There’s “derivative” with a small “d” and then there’s “derivative” with a capital “D.”
The Darkest Minds, the latest – and late by a half-decade – big-screen adaptation of a dystopian YA novel, falls into the second category. Look hard, look long, and you won’t find a single character, plot element, or theme you haven’t seen before. Most of it shamelessly cribbed by screenwriter Chad Hodge, adapting the first book in Alexandra Bracken’s series, and director Jennifer Yuh Nelson, making her live-action debut after directing Kung Fu Panda 2 and 3, from five or six decades of X-Men stories (minus spandex, capes, and cowls), including the feature-film series credited with kick-starting the dormant superhero genre (shout out too, of course, to Blade).
Even a young, spirited cast, led by Amandla Stenberg (The Hunger Games), can’t lift The Darkest Minds from a story so lacking in originality, imagination, or invention that will leave the targeted teen demo bored, indifferent, or near comatose.
When we first meet Stenberg’s “chosen one” character, Ruby Daly, she’s actually offscreen in voiceover narration mode, explaining the events – a global pandemic affecting children, leaving 90% dead and the remainder with superpowers, fearful, reactionary adults, and internment camps (insert topical discussion here) – before finally introducing her character, hiding her Professor X-like mind-control powers in plain sight from camp guards and doctors. When her powers are discovered she, in turn, becomes a target for elimination, followed by the fortunate intervention of a kindly camp doctor, Cate played by Mandy Moore (This Is Us), with a hidden agenda (like all untrustworthy adults in YA fiction).
For a supposed high-security internment camp for dangerous teens, Cate and Ruby escape with practically no effort (a change of clothes, a backdoor leading to a parking lot, and a casual drive through the front gates).
Before anyone can say “convenient plot device,” Ruby leaves Cate and another over-thirty rescuer behind to join a trio of teen survivors, Liam (Harris Dickinson), a telekinetic “blue” in Darkest Minds parlance (unlike Magneto, he can control practically any object, metal and non-metal), Charles (Skylan Brooks), a “green” with a big brain, and Zu/Suzume (Miya Cech), a mute, electricity-controlling “yellow.”
Ruby falls into the ultra-dangerous “orange” category (that mind control thing poses a major risk to a one-time democratic-turned-authoritarian government). Teens with Ruby’s powers apparently number in the single digits, making her a rare commodity, wanted not just by the government, but opposing, anti-government groups that want to exploit Ruby’s powers for their own potentially nefarious ends (insert “been there, seen that” yawn here).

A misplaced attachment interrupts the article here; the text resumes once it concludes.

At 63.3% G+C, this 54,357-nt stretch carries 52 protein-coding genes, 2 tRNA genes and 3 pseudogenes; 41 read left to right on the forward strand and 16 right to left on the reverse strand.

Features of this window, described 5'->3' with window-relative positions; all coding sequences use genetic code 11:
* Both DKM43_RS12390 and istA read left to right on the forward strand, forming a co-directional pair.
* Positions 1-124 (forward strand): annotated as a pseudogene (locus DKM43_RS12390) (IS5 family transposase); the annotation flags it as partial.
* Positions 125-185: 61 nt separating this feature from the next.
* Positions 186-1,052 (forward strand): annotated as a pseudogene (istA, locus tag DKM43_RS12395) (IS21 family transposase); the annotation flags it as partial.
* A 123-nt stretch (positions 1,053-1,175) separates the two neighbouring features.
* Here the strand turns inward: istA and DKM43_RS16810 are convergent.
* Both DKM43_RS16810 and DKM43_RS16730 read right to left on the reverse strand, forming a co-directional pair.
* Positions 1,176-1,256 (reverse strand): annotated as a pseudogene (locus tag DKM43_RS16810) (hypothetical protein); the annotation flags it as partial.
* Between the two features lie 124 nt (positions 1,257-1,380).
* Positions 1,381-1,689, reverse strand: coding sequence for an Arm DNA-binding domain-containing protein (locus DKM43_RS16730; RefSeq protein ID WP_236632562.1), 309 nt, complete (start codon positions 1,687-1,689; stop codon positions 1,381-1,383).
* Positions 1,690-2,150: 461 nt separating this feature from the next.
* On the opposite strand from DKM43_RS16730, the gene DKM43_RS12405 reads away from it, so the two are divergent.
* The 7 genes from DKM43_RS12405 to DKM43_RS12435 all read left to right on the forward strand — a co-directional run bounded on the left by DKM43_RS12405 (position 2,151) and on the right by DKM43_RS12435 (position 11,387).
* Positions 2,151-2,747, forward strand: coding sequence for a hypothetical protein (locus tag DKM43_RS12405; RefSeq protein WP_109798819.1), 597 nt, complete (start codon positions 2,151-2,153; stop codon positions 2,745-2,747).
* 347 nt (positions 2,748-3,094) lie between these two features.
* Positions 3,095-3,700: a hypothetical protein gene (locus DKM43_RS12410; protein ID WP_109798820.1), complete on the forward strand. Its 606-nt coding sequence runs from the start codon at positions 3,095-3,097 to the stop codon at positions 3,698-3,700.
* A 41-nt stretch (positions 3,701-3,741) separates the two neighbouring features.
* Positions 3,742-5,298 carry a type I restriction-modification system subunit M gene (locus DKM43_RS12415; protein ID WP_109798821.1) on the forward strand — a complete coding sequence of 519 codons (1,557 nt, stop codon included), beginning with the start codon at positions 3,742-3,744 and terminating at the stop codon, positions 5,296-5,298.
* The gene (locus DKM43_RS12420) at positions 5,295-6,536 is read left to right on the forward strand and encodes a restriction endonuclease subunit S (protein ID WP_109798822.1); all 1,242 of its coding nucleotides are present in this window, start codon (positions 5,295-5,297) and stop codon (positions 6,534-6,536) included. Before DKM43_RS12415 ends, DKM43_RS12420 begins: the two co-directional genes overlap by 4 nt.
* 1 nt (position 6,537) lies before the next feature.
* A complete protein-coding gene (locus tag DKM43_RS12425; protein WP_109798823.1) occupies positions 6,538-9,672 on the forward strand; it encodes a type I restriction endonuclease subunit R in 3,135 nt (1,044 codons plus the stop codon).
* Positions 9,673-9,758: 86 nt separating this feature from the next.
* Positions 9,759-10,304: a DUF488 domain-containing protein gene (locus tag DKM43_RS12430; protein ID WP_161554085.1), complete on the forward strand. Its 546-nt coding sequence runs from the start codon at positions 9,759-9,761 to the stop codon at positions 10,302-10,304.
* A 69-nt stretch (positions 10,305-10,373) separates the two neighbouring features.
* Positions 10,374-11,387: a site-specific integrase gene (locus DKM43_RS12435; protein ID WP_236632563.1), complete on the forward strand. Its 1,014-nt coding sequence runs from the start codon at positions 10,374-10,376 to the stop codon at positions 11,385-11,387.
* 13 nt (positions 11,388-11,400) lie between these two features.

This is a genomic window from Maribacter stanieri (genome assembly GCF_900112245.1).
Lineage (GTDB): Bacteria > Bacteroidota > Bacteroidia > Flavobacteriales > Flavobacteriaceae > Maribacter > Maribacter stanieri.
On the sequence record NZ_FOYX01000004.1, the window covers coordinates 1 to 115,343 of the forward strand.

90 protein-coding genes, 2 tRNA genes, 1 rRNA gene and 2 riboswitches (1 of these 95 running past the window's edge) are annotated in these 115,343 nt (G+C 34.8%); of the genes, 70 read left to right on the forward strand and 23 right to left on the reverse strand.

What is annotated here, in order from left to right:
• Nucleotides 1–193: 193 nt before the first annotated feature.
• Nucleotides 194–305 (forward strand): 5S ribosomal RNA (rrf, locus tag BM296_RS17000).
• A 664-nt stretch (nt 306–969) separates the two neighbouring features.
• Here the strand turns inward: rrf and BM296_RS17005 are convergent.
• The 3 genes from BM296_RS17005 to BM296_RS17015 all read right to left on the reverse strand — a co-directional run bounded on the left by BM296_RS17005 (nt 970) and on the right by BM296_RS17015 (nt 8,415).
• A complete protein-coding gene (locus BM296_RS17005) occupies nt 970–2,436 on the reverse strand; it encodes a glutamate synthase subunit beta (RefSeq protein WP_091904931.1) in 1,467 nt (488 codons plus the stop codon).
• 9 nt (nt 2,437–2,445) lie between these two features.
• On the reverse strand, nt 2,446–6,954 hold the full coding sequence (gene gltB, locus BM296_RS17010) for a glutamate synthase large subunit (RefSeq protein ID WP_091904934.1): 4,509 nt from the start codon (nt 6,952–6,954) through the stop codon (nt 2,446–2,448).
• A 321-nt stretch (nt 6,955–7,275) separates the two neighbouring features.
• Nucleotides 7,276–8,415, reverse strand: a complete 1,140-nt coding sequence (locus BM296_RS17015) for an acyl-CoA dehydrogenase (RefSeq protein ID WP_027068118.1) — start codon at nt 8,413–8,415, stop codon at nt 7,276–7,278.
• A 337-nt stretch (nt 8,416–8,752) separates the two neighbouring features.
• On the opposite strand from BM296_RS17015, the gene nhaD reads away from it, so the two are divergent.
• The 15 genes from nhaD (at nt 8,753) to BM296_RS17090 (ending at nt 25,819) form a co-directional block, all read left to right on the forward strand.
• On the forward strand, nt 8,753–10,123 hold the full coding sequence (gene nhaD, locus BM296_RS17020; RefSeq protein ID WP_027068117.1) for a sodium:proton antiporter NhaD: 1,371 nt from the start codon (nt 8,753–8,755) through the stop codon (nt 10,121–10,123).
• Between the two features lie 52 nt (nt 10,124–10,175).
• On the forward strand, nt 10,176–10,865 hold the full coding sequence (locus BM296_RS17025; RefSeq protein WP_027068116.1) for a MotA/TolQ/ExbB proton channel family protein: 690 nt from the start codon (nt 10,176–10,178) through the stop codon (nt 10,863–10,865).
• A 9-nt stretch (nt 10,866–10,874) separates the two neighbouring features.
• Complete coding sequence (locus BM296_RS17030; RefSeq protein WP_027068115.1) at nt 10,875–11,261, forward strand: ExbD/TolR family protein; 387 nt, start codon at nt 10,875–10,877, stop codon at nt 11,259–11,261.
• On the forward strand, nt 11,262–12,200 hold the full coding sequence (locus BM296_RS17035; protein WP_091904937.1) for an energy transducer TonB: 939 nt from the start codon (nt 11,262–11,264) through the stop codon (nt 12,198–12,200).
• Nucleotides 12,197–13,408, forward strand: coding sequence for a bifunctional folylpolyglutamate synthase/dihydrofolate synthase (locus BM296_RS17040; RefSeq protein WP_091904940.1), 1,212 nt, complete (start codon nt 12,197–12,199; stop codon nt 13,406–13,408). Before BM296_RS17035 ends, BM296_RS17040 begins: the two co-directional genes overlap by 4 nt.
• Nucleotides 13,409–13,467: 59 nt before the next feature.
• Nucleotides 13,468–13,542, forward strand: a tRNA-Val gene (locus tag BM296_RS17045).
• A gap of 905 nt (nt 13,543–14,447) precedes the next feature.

The Darkest Minds shifts from teens-on-the-run to meandering road trip mode almost immediately. Eventually, the four super-kids decide to put their superpowers together and find the mythical East River, a super-secret, off-the-grid, teens-only community (like Eden in the Logan film), a mini-utopia inside a dystopia so to speak.
What they eventually find falls into the expected/unexpected category. Expected because, at least at first, it’s everything they think they want and unexpected because there’s a super-villain to introduce (Ruby’s mirror image, more or less), sides to choose (both leader-led, one more tyrannical than the other), and a sequel/series to set-up.
The Darkest Minds spends the better part of a half-hour setting up the next film (which is unlikely to ever get made) instead of resolving any of the plot threads, character conflicts, or relationships it rushes to establish haphazardly in the first 45-60 minutes. No surprise there either. It’s the blueprint or formula every failed YA adaptation has follow ever since The Hunger Games turned teen-oriented dystopian science-fiction into serious box-office returns.
If there’s any reason to see The Darkest Minds, if not in a multiplex, then when it hits streaming or basic cable in the near future, it’s to catch Stenberg, a talented young performer honing her talents and skills film-by-film. Harris Dickinson, a not-quite-first-timer who gave an impressive performance in the coming-out gay drama Beach Rats last year, and old pros like the briefly seen Bradley Whitford (Get Out, The West Wing) as the U.S. president and fan-favorite Gwendoline Christie (the new Star Wars trilogy, Game of Thrones) round out a strong cast.
For better or for worse, however, The Darkest Minds belongs to its young performers, most of whom give credible, cringe-avoiding performances, but they, like moviegoers who venture into multiplexes this weekend or next, are done no favors by a badly underwritten, yawn-inducing screenplay or direction that fails to create anything resembling forward momentum story wise.